My name is Johanna, and I’ve been volunteering for Sisters of Compassion for two months. I worked in their soup kitchen and in their garden, both located in Wellington.

I really enjoyed my time in New Zealand, because I’ve been able to do so much! And I don’t mean that I’ve done a lot of different works, I mean that I have done many different things. I have travelled to both “tourist places” (like Rotorua and Auckland) and more “off-track” places like Carterton and Jerusalem; I have worked with people (in the soup kitchen) and outdoors under the sky (in the garden); I have joined organisations like “Forest and Birds” and “Wellington Marathon Club”; I have had the possibility to do many walks in different kinds of native forests; I have been baking and cooking from New Zealand cookbooks; I have met friends through work, organisation, church, travelling and friends that you don’t really know how you met; and then have I seen just as many different things! I can tell you for sure that I never have been bored during my free time.

From left: Johanna, Sr Loyola & Kristen

Much of this is thanks to the sisters, which are a very coloured group, and full of surprises. During my whole stay here, have I lived and worked with different sisters and I have learned that everyone is friendly and almost compete in making sure you have everything you need and want. So when I have been travelling have most of the sisters I stayed with taken me in their car and guided me through the surroundings. I live with three other sisters in a big, nice two floor house in a nice neighbourhood. I have my own bedroom with a bathroom connected, but that is really luxury and not usual.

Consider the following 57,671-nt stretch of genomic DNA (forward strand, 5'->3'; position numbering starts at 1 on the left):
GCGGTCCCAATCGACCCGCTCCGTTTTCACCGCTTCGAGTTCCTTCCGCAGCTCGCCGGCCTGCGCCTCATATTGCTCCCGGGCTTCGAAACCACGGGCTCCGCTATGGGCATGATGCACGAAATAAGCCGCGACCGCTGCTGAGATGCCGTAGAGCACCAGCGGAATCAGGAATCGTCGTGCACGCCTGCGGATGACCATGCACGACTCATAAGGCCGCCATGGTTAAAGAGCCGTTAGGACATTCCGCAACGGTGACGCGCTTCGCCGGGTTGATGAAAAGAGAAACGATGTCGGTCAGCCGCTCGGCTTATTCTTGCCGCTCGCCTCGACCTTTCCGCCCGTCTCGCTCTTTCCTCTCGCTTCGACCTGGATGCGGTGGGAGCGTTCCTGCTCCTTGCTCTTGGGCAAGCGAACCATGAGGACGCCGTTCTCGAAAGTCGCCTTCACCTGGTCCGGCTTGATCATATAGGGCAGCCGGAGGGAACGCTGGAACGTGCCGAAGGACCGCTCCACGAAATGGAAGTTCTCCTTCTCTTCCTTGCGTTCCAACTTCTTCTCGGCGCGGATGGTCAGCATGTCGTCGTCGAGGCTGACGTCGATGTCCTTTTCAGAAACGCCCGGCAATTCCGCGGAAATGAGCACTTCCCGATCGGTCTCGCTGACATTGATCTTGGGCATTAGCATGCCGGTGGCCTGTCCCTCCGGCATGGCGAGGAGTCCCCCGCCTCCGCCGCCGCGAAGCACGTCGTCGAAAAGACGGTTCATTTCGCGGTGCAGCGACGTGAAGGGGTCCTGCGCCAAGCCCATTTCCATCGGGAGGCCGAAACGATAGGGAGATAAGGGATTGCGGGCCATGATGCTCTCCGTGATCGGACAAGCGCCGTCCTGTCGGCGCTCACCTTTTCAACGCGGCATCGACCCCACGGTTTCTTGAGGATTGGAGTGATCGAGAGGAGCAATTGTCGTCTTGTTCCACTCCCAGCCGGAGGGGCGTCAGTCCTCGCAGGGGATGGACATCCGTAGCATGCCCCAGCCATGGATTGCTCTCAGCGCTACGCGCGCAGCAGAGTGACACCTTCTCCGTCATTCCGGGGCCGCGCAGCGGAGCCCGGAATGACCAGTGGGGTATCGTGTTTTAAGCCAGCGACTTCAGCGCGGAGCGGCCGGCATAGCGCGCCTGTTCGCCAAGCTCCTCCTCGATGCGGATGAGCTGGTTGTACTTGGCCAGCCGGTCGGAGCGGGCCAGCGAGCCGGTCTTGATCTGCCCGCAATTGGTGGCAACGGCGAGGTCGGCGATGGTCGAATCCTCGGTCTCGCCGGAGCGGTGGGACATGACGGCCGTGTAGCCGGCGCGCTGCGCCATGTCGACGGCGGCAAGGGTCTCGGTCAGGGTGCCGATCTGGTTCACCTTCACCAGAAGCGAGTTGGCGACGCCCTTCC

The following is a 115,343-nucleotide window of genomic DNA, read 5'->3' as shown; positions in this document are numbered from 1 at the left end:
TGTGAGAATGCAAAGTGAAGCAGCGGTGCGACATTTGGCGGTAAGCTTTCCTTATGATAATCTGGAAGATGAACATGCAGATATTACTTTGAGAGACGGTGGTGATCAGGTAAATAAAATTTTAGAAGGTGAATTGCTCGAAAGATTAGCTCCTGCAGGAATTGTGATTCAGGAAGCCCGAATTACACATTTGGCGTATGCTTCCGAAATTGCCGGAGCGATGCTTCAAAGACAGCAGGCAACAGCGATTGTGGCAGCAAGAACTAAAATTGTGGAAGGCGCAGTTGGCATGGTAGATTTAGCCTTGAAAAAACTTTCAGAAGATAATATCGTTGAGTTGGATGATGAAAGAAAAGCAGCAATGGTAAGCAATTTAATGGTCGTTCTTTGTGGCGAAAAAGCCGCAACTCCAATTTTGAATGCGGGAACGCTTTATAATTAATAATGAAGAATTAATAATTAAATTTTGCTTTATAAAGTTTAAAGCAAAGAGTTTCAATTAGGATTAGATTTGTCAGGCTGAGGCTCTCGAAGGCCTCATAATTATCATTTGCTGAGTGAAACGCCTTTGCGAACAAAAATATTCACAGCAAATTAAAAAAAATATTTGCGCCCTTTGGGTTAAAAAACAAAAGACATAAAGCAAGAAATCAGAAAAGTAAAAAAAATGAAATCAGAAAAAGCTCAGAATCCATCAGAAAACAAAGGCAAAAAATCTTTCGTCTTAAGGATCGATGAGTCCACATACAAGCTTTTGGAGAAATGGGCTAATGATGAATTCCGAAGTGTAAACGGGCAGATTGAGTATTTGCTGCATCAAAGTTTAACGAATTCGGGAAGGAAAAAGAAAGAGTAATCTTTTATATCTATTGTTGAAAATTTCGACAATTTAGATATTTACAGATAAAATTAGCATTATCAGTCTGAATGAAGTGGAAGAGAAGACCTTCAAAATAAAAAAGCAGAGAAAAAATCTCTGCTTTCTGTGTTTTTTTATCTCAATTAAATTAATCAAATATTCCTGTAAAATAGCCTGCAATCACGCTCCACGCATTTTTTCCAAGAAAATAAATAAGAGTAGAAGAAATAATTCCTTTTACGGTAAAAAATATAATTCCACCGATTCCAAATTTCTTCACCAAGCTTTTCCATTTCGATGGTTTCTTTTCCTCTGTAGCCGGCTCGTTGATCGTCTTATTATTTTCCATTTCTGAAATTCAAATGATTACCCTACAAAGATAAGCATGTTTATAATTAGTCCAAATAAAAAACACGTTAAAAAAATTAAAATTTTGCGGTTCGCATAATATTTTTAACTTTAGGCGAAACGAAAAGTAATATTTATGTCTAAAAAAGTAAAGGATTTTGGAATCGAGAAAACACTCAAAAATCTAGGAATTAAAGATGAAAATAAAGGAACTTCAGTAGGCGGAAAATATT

We have breakfast and evening meal in the house, but seldom together. You just eat when you feel for it and you can sit where ever you want (mostly in front of the TV). The main meal is at noon, and at work. Then does everyone eat together, and not too seldom do we get dessert (and always fruit too!).

I have really enjoyed my work in the garden, because I have felt like one in a team. We have been doing everything from battle with forests (they call it “weeding a little”) to plant seeds. I have learned so much about composts, and now I also know a lot of native plants and birds (for not speaking about all the new English gardening words!).

But the people makes the biggest different. And the people here always work with you, make sure that there are breaks for afternoon tea, and that we always are comfortable (warm clothes, no bend backs or kneeling on concrete). Most important they value you (and your opinions) just as much as anyone else’s.

In the soup kitchen has it mainly been cleaning because they were short of a cleaner for the moment, and that wasn’t always funny. Too much loneliness and too little brainwork. But as one person said: if you can be content cleaning toilets, you can do anything.

On the other hand, serving the guys in the soup kitchen was a lovely work (just done too seldom, of me). You met a lot of different people/friends and you got to hear a lot of interesting life stories.

I do recommend you to volunteer for Sisters of Compassion, but also have money for a trip on at least five weeks around New Zealand afterwards, because it’s a beautiful country (you believe a dinosaur should look out from the bush, and the hills, valleys and mountain are just wonderful with their free walking sheep and cows!).

Feel free to e-mail me at:

Johanna, Sweden (29/10/2003)